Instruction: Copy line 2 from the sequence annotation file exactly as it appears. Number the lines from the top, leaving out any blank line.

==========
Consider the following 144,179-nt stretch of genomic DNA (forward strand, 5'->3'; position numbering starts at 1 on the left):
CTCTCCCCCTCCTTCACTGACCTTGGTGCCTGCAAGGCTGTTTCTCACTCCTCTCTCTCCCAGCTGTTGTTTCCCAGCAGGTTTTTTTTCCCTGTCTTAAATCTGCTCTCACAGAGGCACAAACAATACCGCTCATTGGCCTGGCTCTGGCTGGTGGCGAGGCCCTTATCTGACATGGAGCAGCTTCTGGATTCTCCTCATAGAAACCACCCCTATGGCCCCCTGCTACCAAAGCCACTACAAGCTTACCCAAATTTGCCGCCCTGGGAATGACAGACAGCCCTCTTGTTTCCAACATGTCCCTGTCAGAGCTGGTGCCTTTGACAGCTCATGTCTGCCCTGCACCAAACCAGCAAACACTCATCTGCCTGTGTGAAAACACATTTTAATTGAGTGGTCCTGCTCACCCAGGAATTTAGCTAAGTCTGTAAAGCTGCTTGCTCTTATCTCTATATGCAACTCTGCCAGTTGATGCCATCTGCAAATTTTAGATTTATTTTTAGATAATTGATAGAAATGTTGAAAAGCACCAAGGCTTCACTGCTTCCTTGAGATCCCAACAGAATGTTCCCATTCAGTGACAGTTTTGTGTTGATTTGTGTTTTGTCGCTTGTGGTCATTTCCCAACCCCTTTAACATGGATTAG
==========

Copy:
CTCTCCCCCTCCTTCACTGACCTTGGTGCCTGCAAGGCTGTTTCTCACTCCTCTCTCTCCCAGCTGTTGTTTCCCAGCAGGTTTTTTTTCCCTGTCTTAAATCTGCTCTCACAGAGGCACAAACAATACCGCTCATTGGCCTGGCTCTGGCTGGTGGCGAGGCCCTTATCTGACATGGAGCAGCTTCTGGATTCTCCTCATAGAAACCACCCCTATGGCCCCCTGCTACCAAAGCCACTACAAGCTTACCCAAATTTGCCGCCCTGGGAATGACAGACAGCCCTCTTGTTTCCAACATGTCCCTGTCAGAGCTGGTGCCTTTGACAGCTCATGTCTGCCCTGCACCAAACCAGCAAACACTCATCTGCCTGTGTGAAAACACATTTTAATTGAGTGGTCCTGCTCACCCAGGAATTTAGCTAAGTCTGTAAAGCTGCTTGCTCTTATCTCTATATGCAACTCTGCCAGTTGATGCCATCTGCAAATTTTAGATTTATTTTTAGATAATTGATAGAAATGTTGAAAAGCACCAAGGCTTCACTGCTTCCTTGAGATCCCAACAGAATGTTCCCATTCAGTGACAGTTTTGTGTTGATTTGTGTTTTGTCGCTTGTGGTCATTTCCCAACCCCTTTAACATGGATTAG